Should GPs’ daily number of consultations be capped?BMJ 2018; 361 doi: https://doi.org/10.1136/bmj.k1947 (Published 09 May 2018) Cite this as: BMJ 2018;361:k1947
- Correspondence to: L Buckman , M Griffiths
If we admit that GPs become less safe the longer they work, we could harm the profession. However, the 10 minute consultation is too short for the amount of work required to meet patients’ needs. And the pressure to perform better and longer for more and more patients, with greater degrees of complexity, is now dangerous—for them and us. The time has come when the public has to be told that it is unsafe for them to be seen when the GP is not thinking optimally, and that tired GPs risk harming patients—and themselves through stress associated illness. I am not prepared to die for the NHS.
The first medical commandment is to do no harm. We must no longer squeeze what needs to be done for patients into 10 minutes. We must stop pretending that we can see potentially unlimited numbers of possibly sick people without respite. We must support the BMA’s recent call to limit the daily number of consultations.1
No limit for genuine emergencies
Of course, we should not limit genuine emergencies, but fortunately these are rare. Most so called emergencies are for minor ailments, certificates, insurance forms, or simple queries, and none of these justifies working into the evening.
Most practices triage their excess workload to allow patients with emergencies to be seen while controlling the deluge of people with problems who are less sick or not sick at all. Every problem is important to every patient, and we should recognise that, but we cannot keep on giving until we might make a potentially serious error or become ill ourselves through overwork. And often the last patient we see is the sickest of all, or a child with anxious parents, who need all our skills.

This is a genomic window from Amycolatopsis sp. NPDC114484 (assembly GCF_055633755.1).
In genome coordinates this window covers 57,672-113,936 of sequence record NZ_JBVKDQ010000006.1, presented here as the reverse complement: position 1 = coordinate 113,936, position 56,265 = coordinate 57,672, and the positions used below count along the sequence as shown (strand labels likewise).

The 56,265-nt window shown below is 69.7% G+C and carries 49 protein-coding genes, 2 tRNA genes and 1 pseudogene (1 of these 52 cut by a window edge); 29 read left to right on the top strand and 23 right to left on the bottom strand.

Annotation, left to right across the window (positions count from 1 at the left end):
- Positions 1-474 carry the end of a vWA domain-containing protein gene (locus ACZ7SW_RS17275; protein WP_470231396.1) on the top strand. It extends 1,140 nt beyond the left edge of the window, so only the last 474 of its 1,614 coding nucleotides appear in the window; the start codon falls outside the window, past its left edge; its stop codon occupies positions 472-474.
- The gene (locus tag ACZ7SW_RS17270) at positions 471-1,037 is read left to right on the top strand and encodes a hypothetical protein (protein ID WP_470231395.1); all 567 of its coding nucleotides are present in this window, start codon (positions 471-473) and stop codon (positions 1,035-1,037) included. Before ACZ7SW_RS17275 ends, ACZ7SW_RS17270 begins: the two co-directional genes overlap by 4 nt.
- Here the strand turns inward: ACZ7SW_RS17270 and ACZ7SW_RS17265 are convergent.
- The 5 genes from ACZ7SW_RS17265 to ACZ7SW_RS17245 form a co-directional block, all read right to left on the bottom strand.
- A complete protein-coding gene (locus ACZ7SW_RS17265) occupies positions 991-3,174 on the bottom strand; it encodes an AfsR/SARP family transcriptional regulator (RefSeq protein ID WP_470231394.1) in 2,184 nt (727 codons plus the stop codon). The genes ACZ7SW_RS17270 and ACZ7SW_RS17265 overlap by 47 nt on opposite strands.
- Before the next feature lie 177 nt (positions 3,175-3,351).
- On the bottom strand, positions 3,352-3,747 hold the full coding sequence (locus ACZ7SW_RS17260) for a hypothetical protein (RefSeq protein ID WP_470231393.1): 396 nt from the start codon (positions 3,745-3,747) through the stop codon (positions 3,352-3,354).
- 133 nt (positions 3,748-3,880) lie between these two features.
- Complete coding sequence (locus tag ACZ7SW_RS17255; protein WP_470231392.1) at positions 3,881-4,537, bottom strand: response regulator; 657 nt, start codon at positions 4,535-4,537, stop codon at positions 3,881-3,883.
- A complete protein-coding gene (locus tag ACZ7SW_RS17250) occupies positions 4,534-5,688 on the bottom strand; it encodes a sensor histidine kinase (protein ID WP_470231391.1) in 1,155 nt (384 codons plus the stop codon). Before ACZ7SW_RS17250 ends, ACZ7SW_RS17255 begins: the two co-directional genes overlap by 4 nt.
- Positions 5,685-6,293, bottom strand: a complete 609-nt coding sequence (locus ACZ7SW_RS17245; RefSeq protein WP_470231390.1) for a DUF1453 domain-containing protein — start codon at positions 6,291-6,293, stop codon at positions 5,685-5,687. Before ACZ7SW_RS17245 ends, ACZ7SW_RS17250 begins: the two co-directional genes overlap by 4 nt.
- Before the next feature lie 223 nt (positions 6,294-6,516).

My day as a principal is typically 12-14 hours long. I know sadly that I do not think as quickly or as laterally at the end of the evening as at the beginning of the day. Like many GPs we start out with a “fixed number” of appointments—18 surgery consultations in each half day—but we also have a policy to turn away nobody who says he or she is in need. We cope with this load. What crushes us is the bureaucracy (repeated referrals for the same problem, obstructive referral management systems, form filling, etc) not the (largely understandable) demand from patients. But, by the time I get home the compassion well has nearly run dry.
Limiting your workload is the sign of a professional, and GPs now need to act. However a practice triages—by phone (which is easier but still requires concentration to avoid mistakes) or in person—the total number of interactions needs to be limited to safe levels. Many GPs stop at two hours a session (about 12 patients) to ensure they have enough time to enter data and think about care. This often creates long waits for patients to see a GP.
My generation can handle it
My generation can still turn it on and keep going until the last straggler has been seen, but perhaps the time has come to stop doing so. We have to engage with a debate that understands that limiting access on safety grounds also risks criticism that we turn away a sick person.
We do not want to open GPs up to more attacks about lack of availability. We must collectively tell patients that there are not enough of us, and there are too many of them. We have tried a host of manoeuvres to control demand (notices in surgeries, local and distant triage, trying to reduce NHS bureaucracy, etc) but they have not held back the flood. We have to tell those who turn the tap that only so much water will go under the bridge today, for their safety and ours. Politicians must also be honest with their voters—we have run out of doctors and time.
General practice is a tale of the unexpected. You never know what’s coming next. But this has become less true since the 2004 General Medical Services contract, which formally added management and prevention of chronic disease to our traditional role of caring for “people who are ill or who believe they are ill.”2